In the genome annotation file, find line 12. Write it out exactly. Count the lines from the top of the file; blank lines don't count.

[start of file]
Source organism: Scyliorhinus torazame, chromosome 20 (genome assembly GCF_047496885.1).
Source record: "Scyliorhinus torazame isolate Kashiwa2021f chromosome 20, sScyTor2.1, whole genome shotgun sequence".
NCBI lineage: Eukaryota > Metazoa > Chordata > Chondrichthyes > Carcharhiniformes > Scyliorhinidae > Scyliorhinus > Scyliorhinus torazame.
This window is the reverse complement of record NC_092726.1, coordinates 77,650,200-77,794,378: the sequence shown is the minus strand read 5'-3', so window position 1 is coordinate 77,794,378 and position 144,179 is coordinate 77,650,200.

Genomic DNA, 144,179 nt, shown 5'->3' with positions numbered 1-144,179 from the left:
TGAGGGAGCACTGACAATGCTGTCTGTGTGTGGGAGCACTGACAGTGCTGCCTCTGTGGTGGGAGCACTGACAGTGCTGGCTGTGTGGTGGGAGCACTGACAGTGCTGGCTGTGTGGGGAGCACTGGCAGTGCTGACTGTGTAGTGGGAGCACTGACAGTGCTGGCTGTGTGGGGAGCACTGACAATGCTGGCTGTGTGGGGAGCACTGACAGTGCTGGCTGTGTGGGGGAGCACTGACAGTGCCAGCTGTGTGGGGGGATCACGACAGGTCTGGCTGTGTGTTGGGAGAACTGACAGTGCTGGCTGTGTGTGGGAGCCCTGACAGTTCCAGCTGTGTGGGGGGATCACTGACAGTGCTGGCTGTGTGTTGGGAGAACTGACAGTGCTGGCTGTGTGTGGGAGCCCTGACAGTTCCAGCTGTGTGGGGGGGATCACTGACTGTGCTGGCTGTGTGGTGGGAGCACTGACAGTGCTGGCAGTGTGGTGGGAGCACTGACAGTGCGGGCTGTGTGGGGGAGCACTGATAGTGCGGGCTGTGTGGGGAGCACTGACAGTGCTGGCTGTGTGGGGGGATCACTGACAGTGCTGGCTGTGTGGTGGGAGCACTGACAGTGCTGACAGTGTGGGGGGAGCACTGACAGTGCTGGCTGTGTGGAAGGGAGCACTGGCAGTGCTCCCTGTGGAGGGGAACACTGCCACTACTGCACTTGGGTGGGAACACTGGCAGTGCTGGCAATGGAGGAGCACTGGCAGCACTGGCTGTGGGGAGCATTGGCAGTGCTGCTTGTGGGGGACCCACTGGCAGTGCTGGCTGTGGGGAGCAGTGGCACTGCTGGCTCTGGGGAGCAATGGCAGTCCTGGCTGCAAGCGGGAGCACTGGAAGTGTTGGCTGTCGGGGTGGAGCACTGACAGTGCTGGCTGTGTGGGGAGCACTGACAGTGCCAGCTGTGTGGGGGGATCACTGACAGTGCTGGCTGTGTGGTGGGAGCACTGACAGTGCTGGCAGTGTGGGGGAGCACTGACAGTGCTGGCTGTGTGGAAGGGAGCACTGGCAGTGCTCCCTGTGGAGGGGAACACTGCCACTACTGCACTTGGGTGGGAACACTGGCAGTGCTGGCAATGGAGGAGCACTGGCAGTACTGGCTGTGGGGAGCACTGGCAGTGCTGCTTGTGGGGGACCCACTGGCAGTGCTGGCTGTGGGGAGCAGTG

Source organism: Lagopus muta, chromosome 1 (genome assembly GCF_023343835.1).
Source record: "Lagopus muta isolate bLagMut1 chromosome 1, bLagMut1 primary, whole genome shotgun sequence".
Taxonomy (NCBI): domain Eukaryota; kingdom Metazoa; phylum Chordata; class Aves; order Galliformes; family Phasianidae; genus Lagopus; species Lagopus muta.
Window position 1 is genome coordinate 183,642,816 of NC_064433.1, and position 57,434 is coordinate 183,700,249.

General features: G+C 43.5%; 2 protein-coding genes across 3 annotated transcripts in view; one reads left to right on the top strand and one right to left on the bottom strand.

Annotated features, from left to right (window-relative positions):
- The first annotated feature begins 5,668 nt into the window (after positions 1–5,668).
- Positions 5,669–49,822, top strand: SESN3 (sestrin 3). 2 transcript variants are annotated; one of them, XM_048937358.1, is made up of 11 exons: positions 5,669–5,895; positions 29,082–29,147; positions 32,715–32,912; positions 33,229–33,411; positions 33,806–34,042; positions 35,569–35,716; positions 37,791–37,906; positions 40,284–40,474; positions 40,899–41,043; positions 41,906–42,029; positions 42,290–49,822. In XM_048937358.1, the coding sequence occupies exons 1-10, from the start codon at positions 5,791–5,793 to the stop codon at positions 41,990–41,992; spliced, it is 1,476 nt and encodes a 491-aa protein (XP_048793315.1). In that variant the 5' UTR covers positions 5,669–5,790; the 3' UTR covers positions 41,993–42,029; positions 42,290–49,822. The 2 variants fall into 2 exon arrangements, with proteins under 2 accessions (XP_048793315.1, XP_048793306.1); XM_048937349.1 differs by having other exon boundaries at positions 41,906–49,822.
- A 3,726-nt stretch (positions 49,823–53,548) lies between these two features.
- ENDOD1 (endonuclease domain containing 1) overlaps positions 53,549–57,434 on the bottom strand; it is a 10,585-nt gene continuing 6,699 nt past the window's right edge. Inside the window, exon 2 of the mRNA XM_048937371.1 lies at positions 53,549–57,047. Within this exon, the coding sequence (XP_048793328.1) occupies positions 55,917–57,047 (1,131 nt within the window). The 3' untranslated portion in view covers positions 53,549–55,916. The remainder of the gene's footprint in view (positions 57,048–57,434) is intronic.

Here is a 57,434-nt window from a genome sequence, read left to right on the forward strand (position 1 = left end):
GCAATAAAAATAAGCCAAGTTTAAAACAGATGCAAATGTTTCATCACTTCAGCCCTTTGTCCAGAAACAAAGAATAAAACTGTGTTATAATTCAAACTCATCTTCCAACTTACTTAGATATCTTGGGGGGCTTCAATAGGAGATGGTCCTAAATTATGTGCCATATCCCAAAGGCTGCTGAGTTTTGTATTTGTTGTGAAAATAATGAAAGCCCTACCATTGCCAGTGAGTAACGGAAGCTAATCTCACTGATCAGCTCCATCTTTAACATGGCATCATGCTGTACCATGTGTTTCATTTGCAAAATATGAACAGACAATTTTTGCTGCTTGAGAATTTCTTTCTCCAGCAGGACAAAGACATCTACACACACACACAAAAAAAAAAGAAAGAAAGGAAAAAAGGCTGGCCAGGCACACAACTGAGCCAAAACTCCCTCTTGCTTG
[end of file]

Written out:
Annotated features, from left to right (window-relative positions):